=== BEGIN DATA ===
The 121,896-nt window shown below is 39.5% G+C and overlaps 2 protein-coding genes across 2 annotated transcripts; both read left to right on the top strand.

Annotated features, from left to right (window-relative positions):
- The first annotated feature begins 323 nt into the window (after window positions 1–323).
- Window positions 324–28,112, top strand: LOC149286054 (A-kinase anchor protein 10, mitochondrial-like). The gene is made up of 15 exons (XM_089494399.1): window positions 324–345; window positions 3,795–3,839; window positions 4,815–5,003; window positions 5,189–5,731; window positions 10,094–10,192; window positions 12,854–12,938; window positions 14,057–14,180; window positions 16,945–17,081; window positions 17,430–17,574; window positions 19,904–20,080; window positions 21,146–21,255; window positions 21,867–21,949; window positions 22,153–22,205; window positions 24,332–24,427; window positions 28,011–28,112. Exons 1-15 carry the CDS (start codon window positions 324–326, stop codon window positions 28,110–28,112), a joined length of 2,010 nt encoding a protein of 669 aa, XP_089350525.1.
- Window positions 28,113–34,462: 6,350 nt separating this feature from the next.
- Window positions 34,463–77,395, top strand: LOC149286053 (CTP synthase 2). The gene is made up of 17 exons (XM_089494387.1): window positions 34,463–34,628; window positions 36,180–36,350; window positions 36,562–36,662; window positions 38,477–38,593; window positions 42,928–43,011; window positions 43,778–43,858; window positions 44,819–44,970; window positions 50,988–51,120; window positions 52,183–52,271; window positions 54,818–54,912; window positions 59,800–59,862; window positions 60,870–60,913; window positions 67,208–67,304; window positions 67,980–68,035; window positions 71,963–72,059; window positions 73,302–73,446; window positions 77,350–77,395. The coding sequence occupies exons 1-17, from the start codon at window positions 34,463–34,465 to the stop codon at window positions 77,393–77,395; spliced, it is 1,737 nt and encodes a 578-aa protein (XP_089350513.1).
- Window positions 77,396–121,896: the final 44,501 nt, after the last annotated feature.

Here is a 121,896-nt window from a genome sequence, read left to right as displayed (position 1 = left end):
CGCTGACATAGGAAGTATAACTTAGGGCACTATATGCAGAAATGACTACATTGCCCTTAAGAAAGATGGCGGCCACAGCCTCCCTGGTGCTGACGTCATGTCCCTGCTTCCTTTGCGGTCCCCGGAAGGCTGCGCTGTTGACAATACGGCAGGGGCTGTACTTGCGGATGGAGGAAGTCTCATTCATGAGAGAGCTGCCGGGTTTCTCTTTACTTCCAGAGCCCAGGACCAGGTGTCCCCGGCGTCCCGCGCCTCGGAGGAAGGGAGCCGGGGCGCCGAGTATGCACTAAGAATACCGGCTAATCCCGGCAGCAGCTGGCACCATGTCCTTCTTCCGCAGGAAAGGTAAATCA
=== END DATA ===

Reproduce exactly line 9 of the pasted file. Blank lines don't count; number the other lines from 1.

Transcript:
CGCTGACATAGGAAGTATAACTTAGGGCACTATATGCAGAAATGACTACATTGCCCTTAAGAAAGATGGCGGCCACAGCCTCCCTGGTGCTGACGTCATGTCCCTGCTTCCTTTGCGGTCCCCGGAAGGCTGCGCTGTTGACAATACGGCAGGGGCTGTACTTGCGGATGGAGGAAGTCTCATTCATGAGAGAGCTGCCGGGTTTCTCTTTACTTCCAGAGCCCAGGACCAGGTGTCCCCGGCGTCCCGCGCCTCGGAGGAAGGGAGCCGGGGCGCCGAGTATGCACTAAGAATACCGGCTAATCCCGGCAGCAGCTGGCACCATGTCCTTCTTCCGCAGGAAAGGTAAATCA